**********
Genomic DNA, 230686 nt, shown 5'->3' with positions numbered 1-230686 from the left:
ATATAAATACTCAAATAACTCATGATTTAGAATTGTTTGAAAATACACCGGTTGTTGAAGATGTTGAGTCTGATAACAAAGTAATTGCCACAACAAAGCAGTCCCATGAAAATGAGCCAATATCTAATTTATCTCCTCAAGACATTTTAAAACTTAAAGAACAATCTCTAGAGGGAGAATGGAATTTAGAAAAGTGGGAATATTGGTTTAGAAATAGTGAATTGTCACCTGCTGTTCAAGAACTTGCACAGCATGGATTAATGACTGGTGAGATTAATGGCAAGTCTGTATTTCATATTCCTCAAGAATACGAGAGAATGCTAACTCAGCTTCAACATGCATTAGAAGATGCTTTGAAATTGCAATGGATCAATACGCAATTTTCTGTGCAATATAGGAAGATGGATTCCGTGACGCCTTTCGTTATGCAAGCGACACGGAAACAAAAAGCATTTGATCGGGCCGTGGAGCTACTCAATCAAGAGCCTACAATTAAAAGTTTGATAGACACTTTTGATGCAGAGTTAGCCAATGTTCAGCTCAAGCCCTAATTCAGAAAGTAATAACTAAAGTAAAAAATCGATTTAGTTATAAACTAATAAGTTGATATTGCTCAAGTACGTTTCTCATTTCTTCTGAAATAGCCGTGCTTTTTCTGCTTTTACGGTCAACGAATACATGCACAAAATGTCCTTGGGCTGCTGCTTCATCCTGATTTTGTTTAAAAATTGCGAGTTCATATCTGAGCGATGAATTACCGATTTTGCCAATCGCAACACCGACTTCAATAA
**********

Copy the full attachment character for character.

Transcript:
Genomic DNA, 230686 nt, shown 5'->3' with positions numbered 1-230686 from the left:
ATATAAATACTCAAATAACTCATGATTTAGAATTGTTTGAAAATACACCGGTTGTTGAAGATGTTGAGTCTGATAACAAAGTAATTGCCACAACAAAGCAGTCCCATGAAAATGAGCCAATATCTAATTTATCTCCTCAAGACATTTTAAAACTTAAAGAACAATCTCTAGAGGGAGAATGGAATTTAGAAAAGTGGGAATATTGGTTTAGAAATAGTGAATTGTCACCTGCTGTTCAAGAACTTGCACAGCATGGATTAATGACTGGTGAGATTAATGGCAAGTCTGTATTTCATATTCCTCAAGAATACGAGAGAATGCTAACTCAGCTTCAACATGCATTAGAAGATGCTTTGAAATTGCAATGGATCAATACGCAATTTTCTGTGCAATATAGGAAGATGGATTCCGTGACGCCTTTCGTTATGCAAGCGACACGGAAACAAAAAGCATTTGATCGGGCCGTGGAGCTACTCAATCAAGAGCCTACAATTAAAAGTTTGATAGACACTTTTGATGCAGAGTTAGCCAATGTTCAGCTCAAGCCCTAATTCAGAAAGTAATAACTAAAGTAAAAAATCGATTTAGTTATAAACTAATAAGTTGATATTGCTCAAGTACGTTTCTCATTTCTTCTGAAATAGCCGTGCTTTTTCTGCTTTTACGGTCAACGAATACATGCACAAAATGTCCTTGGGCTGCTGCTTCATCCTGATTTTGTTTAAAAATTGCGAGTTCATATCTGAGCGATGAATTACCGATTTTGCCAATCGCAACACCGACTTCAATAA